WASHINGTON, D.C. — U.S. Supreme Court review of a Ninth Circuit U.S. Court of Appeals panel’s ruling upholding the dismissal of claims brought by two business owners and several businesses they owned stemming from the Financial Industry Regulatory Authority’s (FINRA) seizure of materials and information during a raid of one of the businesses is warranted because there is a split among the circuits as to whether FINRA is entitled to absolute immunity for its investigatory conduct, the business owners and their related businesses argue in a Nov. 12 petition for writ of certiorari (John Hurry, et al. v. Financial Industry Regulatory Authority Inc., et al., No. 19-643, U.S. Sup.).
PHILADELPHIA — The Allegheny County Employees’ Retirement System (AERS) on Jan. 21 moved in a Pennsylvania federal court for the Public Employees Retirement Association of New Mexico to be appointed as lead plaintiff in a class action against a hydraulic fracturing pipeline company, the executives of which the plaintiffs say committed securities fraud and coerced a Pennsylvania agency to get approval for the Mariner East 2 pipeline (Allegheny County Employees’ Retirement System v. Energy Transfer LP, et al., No. 20-200, E.D. Pa.).
NEW YORK — The U.S. Department of Justice wrote to a New York federal judge on Jan. 17 updating him on the status of pending criminal proceedings that served as the reasons for a stay of the Securities and Exchange Commission’s lawsuit alleging that two individuals “perpetrated multiple schemes to defraud their advisory clients, which were insurance companies and reinsurance trusts” (United States v. Alexander C. Burns, et al., No. 18-9477, S.D. N.Y.).
WASHINGTON, D.C. — In a brief filed Jan. 15, the U.S. Securities and Exchange Commission argues to the U.S. Supreme Court that Section 21(d)(5) of the Exchange Act authorizes the disgorgement of funds in SEC enforcement actions as a form of “equitable relief” (Charles C. Liu, et al. v. Securities and Exchange Commission, No. 18-1501, U.S. Sup.).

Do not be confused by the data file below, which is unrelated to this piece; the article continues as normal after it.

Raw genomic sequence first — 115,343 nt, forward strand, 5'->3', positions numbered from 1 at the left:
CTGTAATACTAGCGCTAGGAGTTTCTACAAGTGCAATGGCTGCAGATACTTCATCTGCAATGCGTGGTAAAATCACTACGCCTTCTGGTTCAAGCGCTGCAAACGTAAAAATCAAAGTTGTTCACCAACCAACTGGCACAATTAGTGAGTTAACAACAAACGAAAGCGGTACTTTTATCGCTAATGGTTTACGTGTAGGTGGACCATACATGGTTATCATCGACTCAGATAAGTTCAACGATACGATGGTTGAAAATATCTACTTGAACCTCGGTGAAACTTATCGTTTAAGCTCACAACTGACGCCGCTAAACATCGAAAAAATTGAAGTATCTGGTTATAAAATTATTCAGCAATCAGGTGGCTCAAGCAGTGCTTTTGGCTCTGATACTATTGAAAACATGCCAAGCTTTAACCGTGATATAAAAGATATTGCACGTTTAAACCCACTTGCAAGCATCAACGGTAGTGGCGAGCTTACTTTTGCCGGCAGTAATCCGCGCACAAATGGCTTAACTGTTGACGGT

WASHINGTON, D.C. — The U.S. Supreme Court in a per curiam opinion issued Jan. 14 vacated the Second Circuit U.S. Court of Appeals’ judgment in an Employee Retirement Income Security Act appeal concerning an employee stock option plan (ESOP) and remanded for the Second Circuit to determine the merits of claims concerning ERISA-based duty when it comes to inside information (Retirement Plans Committee of IBM, et al. v. Larry W. Jander, et al., No. 18-1165, U.S. Sup.).
PITTSBURGH — Several retirement funds on Dec. 6 filed an amended federal securities class action in Pennsylvania federal court against a hydraulic fracturing company and some of its executives, contending that they violated the Securities Exchange Act (SEA) and Securities Exchange Commission regulations by committing securities fraud and engaging in insider trading (In re EQT Corporation Securities Litigation, No. 19-754, W.D. Pa.).
ST. LOUIS — A federal district court erred in dismissing a securities fraud lawsuit stemming from a failed business relationship for lack of personal jurisdiction because two of the Calder v. Jones factors support a finding a personal jurisdiction, while the other three are “more neutral,” an Eighth Circuit U.S. Court of Appeals panel ruled Jan. 7 (Justin Whaley, et al. v. Jimmy Esebag, et al., No. 18-3236, 8th Cir., 2020 U.S. App. LEXIS 255).
WILMINGTON, Del. — Investors have failed to sufficiently plead falsity, scienter and the existence of a fiduciary duty in alleging that Barclays Bank PLC misrepresented its relationship with an independent investment solutions firm in violation of federal securities law and common law, which caused the investors to lose their $2.5 million investment in the firm, a federal judge in Delaware ruled Jan. 9 (Keystone Associates LLC, et al. v. Barclays Bank PLC, No. 19-796, D. Del., 2020 U.S. Dist. LEXIS 3475).
NEW YORK — The U.S. government argues in a Jan. 7 opening brief that the Second Circuit U.S. Court of Appeals should reinstate securities fraud convictions against two former executives of a hedge fund with regard to their alleged role in the hedge fund’s scheme to transfer assets to a reinsurance company and related entities to defraud bondholders in an oil and gas company (United States of America v. Uri Landesman, et al., No. 19-3207 c/w 19-3209, 2nd Cir.).
RICHMOND, Va. — Parties in a securities class action lawsuit alleging that Under Armour Inc. and its CEO concealed the company’s decline in demand for its apparel in violation of federal securities laws recently asked a Fourth Circuit U.S. Court of Appeals panel to determine whether a federal district court erred in dismissing shareholder claims as time-barred and for failure to properly plead falsity and scienter (In re: Under Armour Securities Litigation, No. 19-2032, 4th Cir.).